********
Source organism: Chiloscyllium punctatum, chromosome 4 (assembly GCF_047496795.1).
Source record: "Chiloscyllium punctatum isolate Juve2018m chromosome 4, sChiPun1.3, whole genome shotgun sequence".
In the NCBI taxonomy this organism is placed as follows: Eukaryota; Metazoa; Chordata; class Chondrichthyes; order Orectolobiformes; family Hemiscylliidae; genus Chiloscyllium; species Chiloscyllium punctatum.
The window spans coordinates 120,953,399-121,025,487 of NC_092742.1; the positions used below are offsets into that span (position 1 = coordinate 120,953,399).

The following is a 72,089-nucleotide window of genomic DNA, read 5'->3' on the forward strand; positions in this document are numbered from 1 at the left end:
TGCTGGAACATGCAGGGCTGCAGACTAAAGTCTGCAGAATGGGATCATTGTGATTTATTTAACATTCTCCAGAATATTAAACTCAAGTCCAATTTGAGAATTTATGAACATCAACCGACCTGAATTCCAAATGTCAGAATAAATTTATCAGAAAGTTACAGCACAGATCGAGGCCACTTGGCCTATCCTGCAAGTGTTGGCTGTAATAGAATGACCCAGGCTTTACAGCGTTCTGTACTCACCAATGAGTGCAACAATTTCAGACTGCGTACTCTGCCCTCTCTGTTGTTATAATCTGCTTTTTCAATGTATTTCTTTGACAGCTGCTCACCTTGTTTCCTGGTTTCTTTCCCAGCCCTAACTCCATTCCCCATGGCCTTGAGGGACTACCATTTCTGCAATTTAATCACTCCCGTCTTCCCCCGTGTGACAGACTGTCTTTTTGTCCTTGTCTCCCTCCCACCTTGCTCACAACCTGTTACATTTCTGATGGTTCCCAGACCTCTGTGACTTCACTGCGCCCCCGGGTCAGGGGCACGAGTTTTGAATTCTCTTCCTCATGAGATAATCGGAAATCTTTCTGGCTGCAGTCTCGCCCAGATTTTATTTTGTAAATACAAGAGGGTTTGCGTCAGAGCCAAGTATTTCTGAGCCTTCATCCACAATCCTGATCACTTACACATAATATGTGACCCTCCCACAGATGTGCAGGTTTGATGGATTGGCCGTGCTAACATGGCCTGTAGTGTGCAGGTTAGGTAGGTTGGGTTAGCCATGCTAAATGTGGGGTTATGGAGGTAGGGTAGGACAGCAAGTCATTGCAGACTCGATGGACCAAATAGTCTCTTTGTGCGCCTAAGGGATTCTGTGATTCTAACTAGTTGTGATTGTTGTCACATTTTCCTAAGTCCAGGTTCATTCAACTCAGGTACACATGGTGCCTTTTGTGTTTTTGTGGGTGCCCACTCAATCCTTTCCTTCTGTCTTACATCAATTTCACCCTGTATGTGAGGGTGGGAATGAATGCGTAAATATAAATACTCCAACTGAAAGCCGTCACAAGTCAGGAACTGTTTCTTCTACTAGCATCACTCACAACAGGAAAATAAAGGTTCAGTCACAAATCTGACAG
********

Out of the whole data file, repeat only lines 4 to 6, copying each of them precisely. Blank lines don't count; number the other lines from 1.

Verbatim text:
The window spans coordinates 120,953,399-121,025,487 of NC_092742.1; the positions used below are offsets into that span (position 1 = coordinate 120,953,399).

The following is a 72,089-nucleotide window of genomic DNA, read 5'->3' on the forward strand; positions in this document are numbered from 1 at the left end:
TGCTGGAACATGCAGGGCTGCAGACTAAAGTCTGCAGAATGGGATCATTGTGATTTATTTAACATTCTCCAGAATATTAAACTCAAGTCCAATTTGAGAATTTATGAACATCAACCGACCTGAATTCCAAATGTCAGAATAAATTTATCAGAAAGTTACAGCACAGATCGAGGCCACTTGGCCTATCCTGCAAGTGTTGGCTGTAATAGAATGACCCAGGCTTTACAGCGTTCTGTACTCACCAATGAGTGCAACAATTTCAGACTGCGTACTCTGCCCTCTCTGTTGTTATAATCTGCTTTTTCAATGTATTTCTTTGACAGCTGCTCACCTTGTTTCCTGGTTTCTTTCCCAGCCCTAACTCCATTCCCCATGGCCTTGAGGGACTACCATTTCTGCAATTTAATCACTCCCGTCTTCCCCCGTGTGACAGACTGTCTTTTTGTCCTTGTCTCCCTCCCACCTTGCTCACAACCTGTTACATTTCTGATGGTTCCCAGACCTCTGTGACTTCACTGCGCCCCCGGGTCAGGGGCACGAGTTTTGAATTCTCTTCCTCATGAGATAATCGGAAATCTTTCTGGCTGCAGTCTCGCCCAGATTTTATTTTGTAAATACAAGAGGGTTTGCGTCAGAGCCAAGTATTTCTGAGCCTTCATCCACAATCCTGATCACTTACACATAATATGTGACCCTCCCACAGATGTGCAGGTTTGATGGATTGGCCGTGCTAACATGGCCTGTAGTGTGCAGGTTAGGTAGGTTGGGTTAGCCATGCTAAATGTGGGGTTATGGAGGTAGGGTAGGACAGCAAGTCATTGCAGACTCGATGGACCAAATAGTCTCTTTGTGCGCCTAAGGGATTCTGTGATTCTAACTAGTTGTGATTGTTGTCACATTTTCCTAAGTCCAGGTTCATTCAACTCAGGTACACATGGTGCCTTTTGTGTTTTTGTGGGTGCCCACTCAATCCTTTCCTTCTGTCTTACATCAATTTCACCCTGTATGTGAGGGTGGGAATGAATGCGTAAATATAAATACTCCAACTGAAAGCCGTCACAAGTCAGGAACTGTTTCTTCTACTAGCATCACTCACAACAGGAAAATAAAGGTTCAGTCACAAATCTGACAG